By: Rev. Fr. AMEH Sylvanus

Readings: Isaiah 49:3, 5-6; Psalm 40; I Corinthians 1:1-3; John 1:29-34

Theme: Living a life of purpose

It was Socrates, an ancient Greek philosopher who once said/wrote: “An unexamined life is not worth living.” This statement is so true and so vast as it is applicable to every sphere of human life/endeavours. An unexamined life is one that is lived without purpose and as it is said, “When purpose is not known, abuse is inevitable.” Yes, even concerning our very lives, if we do not know the purpose of our lives, then we will most likely abuse our existence. What then is the purpose of human life? And how can one live a life of purpose?

Question two in our petty catechism says “Why did God make you?” This question is a very important one for every human being, and more so for us Christians because in it lies the general description of the purpose of our existence. The answer to that question is, “God made me to know Him, love Him and serve Him in this world, and to be happy with him forever in the next.” This tells us that God did not and does not just create people for the fun of it; this tells us that we are not products of accidents but of divine providence. God willed that we be here, and there is a reason why He created us. The question then is, “Are we living out the purpose of our creation?”

In the readings of today’s Mass, we see a presentation of purpose and a call to live a life of purpose. In the first reading, through the prophet Isaiah, God spoke to the people of Israel and now, to us, that He has called us and given us as light to the nations so that His salvation may reach to the ends of the earth. Saint Paul, in our second reading, identified his purpose when he said he was “called to be an apostle of Christ Jesus.” Very glaringly in the gospel reading, John the Baptist, born to be the precursor of Jesus, lived out his purpose when he points out Jesus as the “Lamb of God.” Even the responsorial psalm is an invitation for us to live out our purpose in life. The psalmist says, and we ought to join him in saying, “See, I have come, Lord, to do your will.”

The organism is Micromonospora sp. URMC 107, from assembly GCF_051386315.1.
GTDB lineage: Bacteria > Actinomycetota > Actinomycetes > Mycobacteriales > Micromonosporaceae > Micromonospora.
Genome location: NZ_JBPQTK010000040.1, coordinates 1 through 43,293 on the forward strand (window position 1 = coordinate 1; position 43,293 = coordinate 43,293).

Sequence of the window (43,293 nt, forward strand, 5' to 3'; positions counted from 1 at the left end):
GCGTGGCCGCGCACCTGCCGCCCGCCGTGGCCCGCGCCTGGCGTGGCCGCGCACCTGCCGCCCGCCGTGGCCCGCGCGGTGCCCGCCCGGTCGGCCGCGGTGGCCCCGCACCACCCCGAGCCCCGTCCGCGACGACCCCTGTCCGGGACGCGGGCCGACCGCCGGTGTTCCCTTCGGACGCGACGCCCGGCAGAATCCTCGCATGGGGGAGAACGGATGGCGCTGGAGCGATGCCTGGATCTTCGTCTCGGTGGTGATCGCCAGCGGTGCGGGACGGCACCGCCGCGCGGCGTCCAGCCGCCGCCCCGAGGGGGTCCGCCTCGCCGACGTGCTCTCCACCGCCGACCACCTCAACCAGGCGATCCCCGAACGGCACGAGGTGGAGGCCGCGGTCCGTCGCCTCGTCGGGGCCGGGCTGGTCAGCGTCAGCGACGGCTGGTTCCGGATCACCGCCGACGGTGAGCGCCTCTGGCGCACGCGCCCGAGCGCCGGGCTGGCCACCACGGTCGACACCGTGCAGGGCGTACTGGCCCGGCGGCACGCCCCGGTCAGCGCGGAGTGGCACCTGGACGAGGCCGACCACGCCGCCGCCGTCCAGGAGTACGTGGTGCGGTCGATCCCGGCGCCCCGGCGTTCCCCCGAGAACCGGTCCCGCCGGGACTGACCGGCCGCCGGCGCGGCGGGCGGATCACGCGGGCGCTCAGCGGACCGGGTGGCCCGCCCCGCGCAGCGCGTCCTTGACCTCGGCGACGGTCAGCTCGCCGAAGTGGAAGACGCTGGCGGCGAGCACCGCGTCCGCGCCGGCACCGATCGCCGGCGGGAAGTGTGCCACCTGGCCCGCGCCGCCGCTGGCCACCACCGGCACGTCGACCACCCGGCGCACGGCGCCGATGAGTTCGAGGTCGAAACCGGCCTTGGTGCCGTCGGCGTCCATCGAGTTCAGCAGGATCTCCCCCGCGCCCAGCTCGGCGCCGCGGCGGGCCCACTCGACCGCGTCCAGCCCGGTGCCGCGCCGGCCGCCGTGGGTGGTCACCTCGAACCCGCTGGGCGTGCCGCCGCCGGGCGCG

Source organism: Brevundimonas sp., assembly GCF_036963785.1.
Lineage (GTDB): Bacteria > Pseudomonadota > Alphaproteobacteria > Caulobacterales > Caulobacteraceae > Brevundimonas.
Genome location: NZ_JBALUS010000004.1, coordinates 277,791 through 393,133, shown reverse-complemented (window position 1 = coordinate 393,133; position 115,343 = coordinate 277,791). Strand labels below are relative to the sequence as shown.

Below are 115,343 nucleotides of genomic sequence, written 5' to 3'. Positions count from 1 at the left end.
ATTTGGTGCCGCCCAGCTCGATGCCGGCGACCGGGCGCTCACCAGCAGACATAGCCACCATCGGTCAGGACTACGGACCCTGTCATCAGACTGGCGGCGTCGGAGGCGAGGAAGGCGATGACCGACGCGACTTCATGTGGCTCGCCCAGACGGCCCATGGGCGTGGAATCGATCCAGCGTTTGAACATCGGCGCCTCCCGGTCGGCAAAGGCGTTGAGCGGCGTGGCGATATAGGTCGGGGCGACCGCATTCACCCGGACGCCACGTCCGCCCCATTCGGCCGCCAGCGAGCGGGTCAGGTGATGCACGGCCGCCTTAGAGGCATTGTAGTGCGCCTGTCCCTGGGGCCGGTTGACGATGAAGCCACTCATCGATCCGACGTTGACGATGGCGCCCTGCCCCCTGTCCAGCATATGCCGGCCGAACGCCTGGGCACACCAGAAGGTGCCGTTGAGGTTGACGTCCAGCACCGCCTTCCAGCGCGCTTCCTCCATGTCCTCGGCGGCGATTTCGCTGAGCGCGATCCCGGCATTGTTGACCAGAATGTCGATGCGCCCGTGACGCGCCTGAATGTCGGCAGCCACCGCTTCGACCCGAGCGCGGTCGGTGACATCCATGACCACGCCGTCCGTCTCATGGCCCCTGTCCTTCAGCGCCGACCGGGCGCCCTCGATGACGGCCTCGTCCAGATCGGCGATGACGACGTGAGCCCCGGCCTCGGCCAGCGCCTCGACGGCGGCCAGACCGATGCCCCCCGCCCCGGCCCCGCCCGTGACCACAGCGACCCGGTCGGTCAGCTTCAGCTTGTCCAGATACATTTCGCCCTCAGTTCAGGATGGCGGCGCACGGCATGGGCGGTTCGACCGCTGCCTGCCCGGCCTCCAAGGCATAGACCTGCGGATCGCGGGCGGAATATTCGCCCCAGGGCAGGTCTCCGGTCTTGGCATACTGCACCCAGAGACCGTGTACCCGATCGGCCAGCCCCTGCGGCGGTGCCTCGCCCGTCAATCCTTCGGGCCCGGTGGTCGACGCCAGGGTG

As mentioned earlier, the petty catechism says God created us to know, love and serve Him in this world (purpose) so that we will be happy with Him in the next world (reward). Anything outside of this is living outside of God’s purpose for us. So when we look at our lives, can we say we are living a life of purpose? What is the nature of our relationship with God (knowing God)? Do we love God (principally expressed in love of our neighbours)? How much of our time, energy and resources do we commit to serving God? Does our life point people to God? Do we commit to bringing God’s salvation to the ends of the earth? Do we realize the purpose of our lives and are we living it out? Isaiah did everything in his power to keep the people of God in right relationship with God; Paul was a zealous apostle of Jesus Christ from the very beginning to the very end; John openly declared Jesus as the Lamb of God to his disciples and the rest of the people. They lived a life of purpose. You and I therefore, must ask ourselves how well we are doing in living out the purpose for which God created us. We must always pray, like the psalmist, for God to help us do His will at all times. May the grace of God never permit us to live outside of God’s purpose for us. Amen.

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